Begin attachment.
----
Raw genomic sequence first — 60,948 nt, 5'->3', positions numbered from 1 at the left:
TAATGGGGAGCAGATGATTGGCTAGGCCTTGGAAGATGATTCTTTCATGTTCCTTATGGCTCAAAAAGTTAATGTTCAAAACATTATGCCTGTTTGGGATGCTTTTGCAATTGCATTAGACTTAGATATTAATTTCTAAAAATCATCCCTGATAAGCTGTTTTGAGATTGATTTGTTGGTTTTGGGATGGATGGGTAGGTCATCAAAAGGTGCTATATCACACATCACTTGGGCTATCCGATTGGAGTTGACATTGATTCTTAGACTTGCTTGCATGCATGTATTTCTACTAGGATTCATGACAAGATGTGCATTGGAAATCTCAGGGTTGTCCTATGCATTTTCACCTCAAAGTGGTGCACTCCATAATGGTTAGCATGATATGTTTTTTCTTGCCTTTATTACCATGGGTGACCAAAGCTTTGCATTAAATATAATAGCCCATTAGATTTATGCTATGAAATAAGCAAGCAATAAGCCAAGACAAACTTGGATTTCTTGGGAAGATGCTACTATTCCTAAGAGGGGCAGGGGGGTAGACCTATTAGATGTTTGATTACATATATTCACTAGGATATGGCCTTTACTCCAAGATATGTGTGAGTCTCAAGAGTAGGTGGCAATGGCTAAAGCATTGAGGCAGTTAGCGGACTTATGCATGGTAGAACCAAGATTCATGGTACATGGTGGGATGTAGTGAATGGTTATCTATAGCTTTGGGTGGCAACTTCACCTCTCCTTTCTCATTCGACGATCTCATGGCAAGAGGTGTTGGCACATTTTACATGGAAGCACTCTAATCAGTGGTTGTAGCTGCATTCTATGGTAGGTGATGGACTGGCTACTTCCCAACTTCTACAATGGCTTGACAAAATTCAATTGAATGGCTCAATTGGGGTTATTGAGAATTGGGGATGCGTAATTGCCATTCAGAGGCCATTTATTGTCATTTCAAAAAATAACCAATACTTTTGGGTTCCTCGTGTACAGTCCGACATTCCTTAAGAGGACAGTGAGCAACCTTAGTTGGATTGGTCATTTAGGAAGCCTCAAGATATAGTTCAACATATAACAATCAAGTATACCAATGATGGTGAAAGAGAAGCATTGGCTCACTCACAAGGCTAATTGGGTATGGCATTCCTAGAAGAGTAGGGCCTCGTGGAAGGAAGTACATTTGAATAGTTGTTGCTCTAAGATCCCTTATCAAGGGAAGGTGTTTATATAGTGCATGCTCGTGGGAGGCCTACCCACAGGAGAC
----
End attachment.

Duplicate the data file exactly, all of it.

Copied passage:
Raw genomic sequence first — 60,948 nt, 5'->3', positions numbered from 1 at the left:
TAATGGGGAGCAGATGATTGGCTAGGCCTTGGAAGATGATTCTTTCATGTTCCTTATGGCTCAAAAAGTTAATGTTCAAAACATTATGCCTGTTTGGGATGCTTTTGCAATTGCATTAGACTTAGATATTAATTTCTAAAAATCATCCCTGATAAGCTGTTTTGAGATTGATTTGTTGGTTTTGGGATGGATGGGTAGGTCATCAAAAGGTGCTATATCACACATCACTTGGGCTATCCGATTGGAGTTGACATTGATTCTTAGACTTGCTTGCATGCATGTATTTCTACTAGGATTCATGACAAGATGTGCATTGGAAATCTCAGGGTTGTCCTATGCATTTTCACCTCAAAGTGGTGCACTCCATAATGGTTAGCATGATATGTTTTTTCTTGCCTTTATTACCATGGGTGACCAAAGCTTTGCATTAAATATAATAGCCCATTAGATTTATGCTATGAAATAAGCAAGCAATAAGCCAAGACAAACTTGGATTTCTTGGGAAGATGCTACTATTCCTAAGAGGGGCAGGGGGGTAGACCTATTAGATGTTTGATTACATATATTCACTAGGATATGGCCTTTACTCCAAGATATGTGTGAGTCTCAAGAGTAGGTGGCAATGGCTAAAGCATTGAGGCAGTTAGCGGACTTATGCATGGTAGAACCAAGATTCATGGTACATGGTGGGATGTAGTGAATGGTTATCTATAGCTTTGGGTGGCAACTTCACCTCTCCTTTCTCATTCGACGATCTCATGGCAAGAGGTGTTGGCACATTTTACATGGAAGCACTCTAATCAGTGGTTGTAGCTGCATTCTATGGTAGGTGATGGACTGGCTACTTCCCAACTTCTACAATGGCTTGACAAAATTCAATTGAATGGCTCAATTGGGGTTATTGAGAATTGGGGATGCGTAATTGCCATTCAGAGGCCATTTATTGTCATTTCAAAAAATAACCAATACTTTTGGGTTCCTCGTGTACAGTCCGACATTCCTTAAGAGGACAGTGAGCAACCTTAGTTGGATTGGTCATTTAGGAAGCCTCAAGATATAGTTCAACATATAACAATCAAGTATACCAATGATGGTGAAAGAGAAGCATTGGCTCACTCACAAGGCTAATTGGGTATGGCATTCCTAGAAGAGTAGGGCCTCGTGGAAGGAAGTACATTTGAATAGTTGTTGCTCTAAGATCCCTTATCAAGGGAAGGTGTTTATATAGTGCATGCTCGTGGGAGGCCTACCCACAGGAGAC